NCR: The equipment cupboard has grown rapidly with new toys arriving every month, requiring a change to larger premises, which has created a much larger equipment testing area. Nutshell has increased the equipment arsenal with new ARRI Alura Zoom lenses, ARRI Matte Boxes and Follow Focus units, Sony OLED monitors, DP-6 and DP-4 EVFs, TV Logic monitors and OConnor tripods. XT: We have a new bulk storage warehouse located north of Auckland and
Did you notice any trends in what’s being used? Any new gear that’s highly sought after in the hire area? NHNZ: There’s still considerable interest in hiring our Phantom High Speed camera and we are starting to attract more southern clients who have realised that you don’t need to leave the South Island to hire highend video and audio post facilities. CW: It’s continually shifting; perhaps more productions are starting to hire the camera that suits each specific shoot now as good HD cameras are becoming more affordable. This is quite different to the old days when pretty much everything was either DigiBeta or film. KS: Our small camera package accessories / HD-DSLR equipment is very popular, including the Kessler cineslider, which when accessorised with the motors opens up all kinds of creative possibilities. The other bit of kit that is getting a good workout is the Matthews Promount Car Kit: you can set up a car rig in around five minutes. It’s too easy.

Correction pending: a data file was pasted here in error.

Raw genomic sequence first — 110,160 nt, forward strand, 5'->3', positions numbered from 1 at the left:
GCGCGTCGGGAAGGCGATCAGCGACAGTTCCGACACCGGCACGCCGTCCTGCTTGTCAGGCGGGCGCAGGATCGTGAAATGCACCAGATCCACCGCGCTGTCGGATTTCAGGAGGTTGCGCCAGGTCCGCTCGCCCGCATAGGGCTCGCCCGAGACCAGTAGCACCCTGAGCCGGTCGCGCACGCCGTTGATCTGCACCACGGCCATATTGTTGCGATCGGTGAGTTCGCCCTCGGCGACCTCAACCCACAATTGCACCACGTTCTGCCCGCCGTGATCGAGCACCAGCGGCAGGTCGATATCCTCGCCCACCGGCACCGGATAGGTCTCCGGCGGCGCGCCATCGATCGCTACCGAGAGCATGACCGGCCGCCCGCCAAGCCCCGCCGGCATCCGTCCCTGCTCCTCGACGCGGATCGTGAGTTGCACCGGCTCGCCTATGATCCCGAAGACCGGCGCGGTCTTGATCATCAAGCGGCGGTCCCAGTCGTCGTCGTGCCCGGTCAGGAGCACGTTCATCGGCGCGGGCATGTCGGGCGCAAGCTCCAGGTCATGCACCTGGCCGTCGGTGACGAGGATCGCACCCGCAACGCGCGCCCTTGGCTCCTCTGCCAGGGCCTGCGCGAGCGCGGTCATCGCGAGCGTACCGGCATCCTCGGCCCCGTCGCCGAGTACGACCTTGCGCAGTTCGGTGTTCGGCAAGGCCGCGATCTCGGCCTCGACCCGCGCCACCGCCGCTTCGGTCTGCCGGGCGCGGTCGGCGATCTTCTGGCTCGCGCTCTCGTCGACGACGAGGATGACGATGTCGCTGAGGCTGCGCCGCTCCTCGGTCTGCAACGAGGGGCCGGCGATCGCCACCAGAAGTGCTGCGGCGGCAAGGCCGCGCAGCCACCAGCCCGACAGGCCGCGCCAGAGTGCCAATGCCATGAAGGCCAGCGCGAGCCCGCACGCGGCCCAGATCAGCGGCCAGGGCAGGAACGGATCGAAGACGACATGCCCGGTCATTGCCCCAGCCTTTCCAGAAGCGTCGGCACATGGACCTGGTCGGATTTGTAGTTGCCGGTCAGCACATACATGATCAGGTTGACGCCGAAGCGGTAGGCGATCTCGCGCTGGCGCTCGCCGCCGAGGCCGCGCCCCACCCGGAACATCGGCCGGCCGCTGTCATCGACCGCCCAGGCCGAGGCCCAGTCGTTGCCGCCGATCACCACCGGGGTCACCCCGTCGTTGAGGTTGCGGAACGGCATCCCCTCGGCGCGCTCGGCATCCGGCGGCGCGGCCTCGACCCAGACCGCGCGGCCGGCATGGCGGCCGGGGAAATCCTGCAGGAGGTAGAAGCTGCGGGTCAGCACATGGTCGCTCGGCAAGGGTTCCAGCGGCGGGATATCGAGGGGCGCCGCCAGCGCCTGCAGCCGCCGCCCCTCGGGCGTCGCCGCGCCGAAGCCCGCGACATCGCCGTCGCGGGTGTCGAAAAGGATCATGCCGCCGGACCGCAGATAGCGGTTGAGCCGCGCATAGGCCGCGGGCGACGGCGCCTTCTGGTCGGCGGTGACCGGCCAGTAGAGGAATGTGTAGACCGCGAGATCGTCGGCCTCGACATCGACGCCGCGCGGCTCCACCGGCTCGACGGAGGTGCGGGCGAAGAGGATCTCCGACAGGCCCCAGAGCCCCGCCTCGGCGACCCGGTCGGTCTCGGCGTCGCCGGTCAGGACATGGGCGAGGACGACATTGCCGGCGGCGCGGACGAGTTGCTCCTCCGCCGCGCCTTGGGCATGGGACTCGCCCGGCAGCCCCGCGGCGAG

Hire & Services
Neil Askew – Redwood Industries.
NC: Trends have always been apparent from a camera point of view. You could say it was a pretty flat line for the first 85 years or so with film cameras, but the speed in which these trends change now is rapid. I’m certain that is called fashion. And quite
often fashion can be wrong and just bloody sad. ST: We never seem to have enough IFB headphone receivers and kit to get better audio when shooting with DSLRs. RR: There are more calls for DSLRs,
F3s and large/full sensor cameras using prime lenses, which is a continuing trend. Solid state is where everything is heading; options available today from the major manufacturers are greater than ever for image acquisition. One camera doing well is the
Epic. It has a firm following due to the great quality of the pics available, relative to the low cost of hire. NCR: Continual announcements of newer, cheaper, smaller products Continued on page 24
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We are starting to attract more southern clients who have realised that you don’t need to leave the South Island to hire high-end video and audio post facilities.
Hire and higher Continued from page 23